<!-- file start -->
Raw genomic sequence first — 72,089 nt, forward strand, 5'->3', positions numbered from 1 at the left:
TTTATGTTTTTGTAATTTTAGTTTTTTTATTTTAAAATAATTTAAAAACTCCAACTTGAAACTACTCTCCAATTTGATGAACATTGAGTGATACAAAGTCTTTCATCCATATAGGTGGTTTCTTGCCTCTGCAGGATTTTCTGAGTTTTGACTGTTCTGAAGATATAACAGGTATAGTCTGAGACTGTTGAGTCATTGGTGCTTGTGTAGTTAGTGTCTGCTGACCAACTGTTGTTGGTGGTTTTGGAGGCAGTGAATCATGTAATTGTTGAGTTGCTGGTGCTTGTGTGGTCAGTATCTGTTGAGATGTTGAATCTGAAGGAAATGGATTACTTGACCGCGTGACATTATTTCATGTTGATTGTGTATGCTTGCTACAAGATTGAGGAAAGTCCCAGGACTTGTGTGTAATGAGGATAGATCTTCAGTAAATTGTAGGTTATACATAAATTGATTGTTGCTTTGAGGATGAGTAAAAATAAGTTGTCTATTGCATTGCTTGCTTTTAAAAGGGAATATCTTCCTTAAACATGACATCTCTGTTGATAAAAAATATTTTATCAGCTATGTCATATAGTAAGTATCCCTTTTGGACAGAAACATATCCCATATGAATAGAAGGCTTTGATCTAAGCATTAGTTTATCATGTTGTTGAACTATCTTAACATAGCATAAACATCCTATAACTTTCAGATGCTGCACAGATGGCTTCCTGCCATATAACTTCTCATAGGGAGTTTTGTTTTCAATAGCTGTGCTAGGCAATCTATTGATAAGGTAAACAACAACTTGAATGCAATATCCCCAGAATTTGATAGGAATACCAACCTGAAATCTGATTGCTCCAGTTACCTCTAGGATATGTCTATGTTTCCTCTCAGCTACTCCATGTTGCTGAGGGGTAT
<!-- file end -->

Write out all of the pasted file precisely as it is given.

Raw genomic sequence first — 72,089 nt, forward strand, 5'->3', positions numbered from 1 at the left:
TTTATGTTTTTGTAATTTTAGTTTTTTTATTTTAAAATAATTTAAAAACTCCAACTTGAAACTACTCTCCAATTTGATGAACATTGAGTGATACAAAGTCTTTCATCCATATAGGTGGTTTCTTGCCTCTGCAGGATTTTCTGAGTTTTGACTGTTCTGAAGATATAACAGGTATAGTCTGAGACTGTTGAGTCATTGGTGCTTGTGTAGTTAGTGTCTGCTGACCAACTGTTGTTGGTGGTTTTGGAGGCAGTGAATCATGTAATTGTTGAGTTGCTGGTGCTTGTGTGGTCAGTATCTGTTGAGATGTTGAATCTGAAGGAAATGGATTACTTGACCGCGTGACATTATTTCATGTTGATTGTGTATGCTTGCTACAAGATTGAGGAAAGTCCCAGGACTTGTGTGTAATGAGGATAGATCTTCAGTAAATTGTAGGTTATACATAAATTGATTGTTGCTTTGAGGATGAGTAAAAATAAGTTGTCTATTGCATTGCTTGCTTTTAAAAGGGAATATCTTCCTTAAACATGACATCTCTGTTGATAAAAAATATTTTATCAGCTATGTCATATAGTAAGTATCCCTTTTGGACAGAAACATATCCCATATGAATAGAAGGCTTTGATCTAAGCATTAGTTTATCATGTTGTTGAACTATCTTAACATAGCATAAACATCCTATAACTTTCAGATGCTGCACAGATGGCTTCCTGCCATATAACTTCTCATAGGGAGTTTTGTTTTCAATAGCTGTGCTAGGCAATCTATTGATAAGGTAAACAACAACTTGAATGCAATATCCCCAGAATTTGATAGGAATACCAACCTGAAATCTGATTGCTCCAGTTACCTCTAGGATATGTCTATGTTTCCTCTCAGCTACTCCATGTTGCTGAGGGGTAT